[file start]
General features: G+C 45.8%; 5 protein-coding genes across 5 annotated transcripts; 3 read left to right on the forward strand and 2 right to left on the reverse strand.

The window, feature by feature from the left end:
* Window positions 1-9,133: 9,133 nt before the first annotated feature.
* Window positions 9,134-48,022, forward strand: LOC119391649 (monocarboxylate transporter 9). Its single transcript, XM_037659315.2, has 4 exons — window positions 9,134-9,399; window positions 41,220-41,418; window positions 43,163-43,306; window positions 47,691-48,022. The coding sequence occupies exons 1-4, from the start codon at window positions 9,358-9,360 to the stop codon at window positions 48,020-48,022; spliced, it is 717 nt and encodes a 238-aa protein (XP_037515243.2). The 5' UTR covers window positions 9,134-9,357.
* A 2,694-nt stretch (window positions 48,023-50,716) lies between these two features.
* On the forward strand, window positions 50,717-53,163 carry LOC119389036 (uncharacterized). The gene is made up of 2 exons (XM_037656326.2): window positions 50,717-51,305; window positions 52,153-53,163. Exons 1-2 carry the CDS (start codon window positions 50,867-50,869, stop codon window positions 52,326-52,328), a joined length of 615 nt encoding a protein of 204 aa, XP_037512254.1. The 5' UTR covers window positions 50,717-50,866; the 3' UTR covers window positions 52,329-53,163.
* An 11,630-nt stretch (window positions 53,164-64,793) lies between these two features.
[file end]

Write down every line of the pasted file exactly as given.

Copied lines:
General features: G+C 45.8%; 5 protein-coding genes across 5 annotated transcripts; 3 read left to right on the forward strand and 2 right to left on the reverse strand.

The window, feature by feature from the left end:
* Window positions 1-9,133: 9,133 nt before the first annotated feature.
* Window positions 9,134-48,022, forward strand: LOC119391649 (monocarboxylate transporter 9). Its single transcript, XM_037659315.2, has 4 exons — window positions 9,134-9,399; window positions 41,220-41,418; window positions 43,163-43,306; window positions 47,691-48,022. The coding sequence occupies exons 1-4, from the start codon at window positions 9,358-9,360 to the stop codon at window positions 48,020-48,022; spliced, it is 717 nt and encodes a 238-aa protein (XP_037515243.2). The 5' UTR covers window positions 9,134-9,357.
* A 2,694-nt stretch (window positions 48,023-50,716) lies between these two features.
* On the forward strand, window positions 50,717-53,163 carry LOC119389036 (uncharacterized). The gene is made up of 2 exons (XM_037656326.2): window positions 50,717-51,305; window positions 52,153-53,163. Exons 1-2 carry the CDS (start codon window positions 50,867-50,869, stop codon window positions 52,326-52,328), a joined length of 615 nt encoding a protein of 204 aa, XP_037512254.1. The 5' UTR covers window positions 50,717-50,866; the 3' UTR covers window positions 52,329-53,163.
* An 11,630-nt stretch (window positions 53,164-64,793) lies between these two features.